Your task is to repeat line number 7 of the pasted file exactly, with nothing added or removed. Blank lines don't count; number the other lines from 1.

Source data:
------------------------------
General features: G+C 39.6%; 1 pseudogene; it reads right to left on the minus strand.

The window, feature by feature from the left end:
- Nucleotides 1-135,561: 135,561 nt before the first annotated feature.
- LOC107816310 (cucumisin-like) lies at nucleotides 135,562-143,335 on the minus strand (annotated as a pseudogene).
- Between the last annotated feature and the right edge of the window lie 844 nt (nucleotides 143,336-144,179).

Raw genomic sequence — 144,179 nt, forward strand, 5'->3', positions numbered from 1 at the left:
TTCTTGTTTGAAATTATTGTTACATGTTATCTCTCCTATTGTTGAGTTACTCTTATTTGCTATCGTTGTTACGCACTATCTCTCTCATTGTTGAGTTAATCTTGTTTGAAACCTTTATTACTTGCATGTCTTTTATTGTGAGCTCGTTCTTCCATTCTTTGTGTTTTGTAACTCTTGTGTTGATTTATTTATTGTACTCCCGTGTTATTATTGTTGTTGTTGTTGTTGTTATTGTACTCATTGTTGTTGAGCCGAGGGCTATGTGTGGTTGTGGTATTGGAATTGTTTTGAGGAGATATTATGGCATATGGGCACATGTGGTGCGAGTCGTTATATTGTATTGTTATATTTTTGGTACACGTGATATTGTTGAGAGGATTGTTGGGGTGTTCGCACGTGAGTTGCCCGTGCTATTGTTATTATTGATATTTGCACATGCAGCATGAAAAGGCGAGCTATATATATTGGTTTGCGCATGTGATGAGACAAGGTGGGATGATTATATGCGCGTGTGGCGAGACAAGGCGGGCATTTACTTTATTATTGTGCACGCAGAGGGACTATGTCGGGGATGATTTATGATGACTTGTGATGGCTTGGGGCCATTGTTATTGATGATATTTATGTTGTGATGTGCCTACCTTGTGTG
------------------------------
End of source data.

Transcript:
TTCTTGTTTGAAATTATTGTTACATGTTATCTCTCCTATTGTTGAGTTACTCTTATTTGCTATCGTTGTTACGCACTATCTCTCTCATTGTTGAGTTAATCTTGTTTGAAACCTTTATTACTTGCATGTCTTTTATTGTGAGCTCGTTCTTCCATTCTTTGTGTTTTGTAACTCTTGTGTTGATTTATTTATTGTACTCCCGTGTTATTATTGTTGTTGTTGTTGTTGTTATTGTACTCATTGTTGTTGAGCCGAGGGCTATGTGTGGTTGTGGTATTGGAATTGTTTTGAGGAGATATTATGGCATATGGGCACATGTGGTGCGAGTCGTTATATTGTATTGTTATATTTTTGGTACACGTGATATTGTTGAGAGGATTGTTGGGGTGTTCGCACGTGAGTTGCCCGTGCTATTGTTATTATTGATATTTGCACATGCAGCATGAAAAGGCGAGCTATATATATTGGTTTGCGCATGTGATGAGACAAGGTGGGATGATTATATGCGCGTGTGGCGAGACAAGGCGGGCATTTACTTTATTATTGTGCACGCAGAGGGACTATGTCGGGGATGATTTATGATGACTTGTGATGGCTTGGGGCCATTGTTATTGATGATATTTATGTTGTGATGTGCCTACCTTGTGTG